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7 Things You Should Never Include on Your CV

Often, job seekers are more concerned about what to include on their CV, while they should also know what not to include. For instance, a recent survey reveals that recruiters strongly recommend replacing generic words and phrases like ‘go getter’, ‘hard working’, ‘result driven’ and ‘detail oriented’ with more targeted action verbs like ‘increased’, ‘achieved’, ‘managed’ and ‘improved’ on a CV.

Remember, you only have a few seconds to impress your employer with your resume. If you want to make a killer first impression, here are seven things you should never include on your CV.

1. An objective

It is not a smart idea to begin your CV with an objective statement that says, “Seeking a job in senior manager position with a company where I can….” Employers are less interested about what you want and more about how they can benefit from hiring you. It’s obvious that you want this job, because you applied for it. You don’t have to repeat it. Simply remove the objective statement. If, however, you’ve a unique situation, for instance, when you’re moving into a new career, you may want to include a short summary.

2. Irrelevant work experience

Just because you worked as a pizza delivery boy after your graduation doesn’t mean you have to mention it on your CV. Only include jobs that are relevant to the position you’re applying for. Recruiters look for relevant work experience and stability. While it’s okay to omit some jobs from your resume, some employers do not like to see a gap in your work history. You can handle this by creating a skill-based CV, where the focus would be on your skills rather than on the timeline of your professional career.

3. Personal details

Recruiters simply need your name, address, email and phone number, so that they can contact you. Do not include any additional personal details, such as, your age, marital status, religion and political affliction. Some experts suggest you should not even mention your year of graduation or any work history more than 15 years old. That way, you may unknowingly allow your employer to predict your age. Also, do not include a photo unless specifically asked for. At this stage, employers simply check whether you’ve the necessary skills, qualification and experience for the job. If required, they can collect more details from you later.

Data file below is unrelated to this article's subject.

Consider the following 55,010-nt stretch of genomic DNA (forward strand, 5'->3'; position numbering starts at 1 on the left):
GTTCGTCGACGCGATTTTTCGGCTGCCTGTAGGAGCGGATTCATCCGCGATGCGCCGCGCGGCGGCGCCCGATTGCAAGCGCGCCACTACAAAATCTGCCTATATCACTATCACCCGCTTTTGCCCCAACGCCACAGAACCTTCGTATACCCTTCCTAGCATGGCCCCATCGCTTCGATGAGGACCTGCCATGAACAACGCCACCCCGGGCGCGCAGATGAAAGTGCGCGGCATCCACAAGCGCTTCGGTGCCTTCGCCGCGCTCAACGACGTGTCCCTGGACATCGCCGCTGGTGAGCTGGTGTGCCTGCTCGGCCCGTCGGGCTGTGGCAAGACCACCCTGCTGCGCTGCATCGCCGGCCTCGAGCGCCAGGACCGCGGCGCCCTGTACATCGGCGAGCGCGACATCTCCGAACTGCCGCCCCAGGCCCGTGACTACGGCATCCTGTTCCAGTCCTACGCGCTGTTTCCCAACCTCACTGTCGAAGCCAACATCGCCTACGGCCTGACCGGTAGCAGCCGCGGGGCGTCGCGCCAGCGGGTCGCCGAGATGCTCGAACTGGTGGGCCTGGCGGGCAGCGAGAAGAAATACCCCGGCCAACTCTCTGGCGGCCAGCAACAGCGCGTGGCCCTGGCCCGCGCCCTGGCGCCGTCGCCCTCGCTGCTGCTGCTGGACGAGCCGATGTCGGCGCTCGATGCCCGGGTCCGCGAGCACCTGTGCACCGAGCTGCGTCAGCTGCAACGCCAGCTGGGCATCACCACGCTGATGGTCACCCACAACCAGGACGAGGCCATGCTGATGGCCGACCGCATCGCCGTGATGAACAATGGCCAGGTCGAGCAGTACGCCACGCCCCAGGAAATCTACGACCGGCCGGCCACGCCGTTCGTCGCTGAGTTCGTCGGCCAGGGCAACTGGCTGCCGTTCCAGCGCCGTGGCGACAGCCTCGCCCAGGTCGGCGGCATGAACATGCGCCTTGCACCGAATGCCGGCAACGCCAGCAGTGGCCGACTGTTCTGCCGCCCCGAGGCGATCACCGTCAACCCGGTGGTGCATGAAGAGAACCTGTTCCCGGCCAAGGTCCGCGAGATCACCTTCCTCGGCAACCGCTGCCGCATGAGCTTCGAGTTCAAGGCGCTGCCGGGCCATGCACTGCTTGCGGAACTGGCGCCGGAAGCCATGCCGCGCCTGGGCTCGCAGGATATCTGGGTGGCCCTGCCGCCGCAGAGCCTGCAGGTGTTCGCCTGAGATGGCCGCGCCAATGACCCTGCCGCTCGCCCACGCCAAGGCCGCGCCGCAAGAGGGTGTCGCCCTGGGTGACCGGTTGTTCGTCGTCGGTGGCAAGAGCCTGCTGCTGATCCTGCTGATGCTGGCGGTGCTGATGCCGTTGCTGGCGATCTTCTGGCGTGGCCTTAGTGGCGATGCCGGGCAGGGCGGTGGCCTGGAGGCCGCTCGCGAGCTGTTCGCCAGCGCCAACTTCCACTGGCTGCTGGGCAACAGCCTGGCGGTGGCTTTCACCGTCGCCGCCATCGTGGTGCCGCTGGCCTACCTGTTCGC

4. Achievements without any concrete results

Do not simply list your achievements; show the results to back your claim. For instance, rather than saying “worked on many email marketing campaigns”, you can say “helped improve open rates of my company’s marketing emails by 20 percent.”

5. References

If your recruiters need references, they’ll tell you. There is no need to provide references, unless they ask for it. Also, you do not write “References available on request” on your CV. This is too obvious to state.

6. Colourful fonts and creative formatting

While it is important to format your CV and highlight the most important parts, you should not make it look clumsy by using distracting colours or clip arts. Keep the formatting simple and consistent. Consider using professional fonts like Georgia or Arial. Also, use aligned headings and a structured layout and provide enough white space to help employers scan your CV more easily.

7. Typos

Typos and formatting errors are the two most common CV mistakes, says Google’s former head of People Operations, Laszlo Bock in one of his recent articles. According to another survey, nearly 60 percent of CVs have typos and grammatical errors. While most jobseekers identify typing errors as a common CV mistake, only a few take the necessary steps to rectify them. Ideally, you should have someone else read your CV. A new pair of eyes can spot any typos more easily. Alternatively, consider reading it yourself after a break.

Some other common mistakes include revealing confidential information like your salary or bank details, making the resume unnecessarily lengthy and listing your hobbies on the CV.

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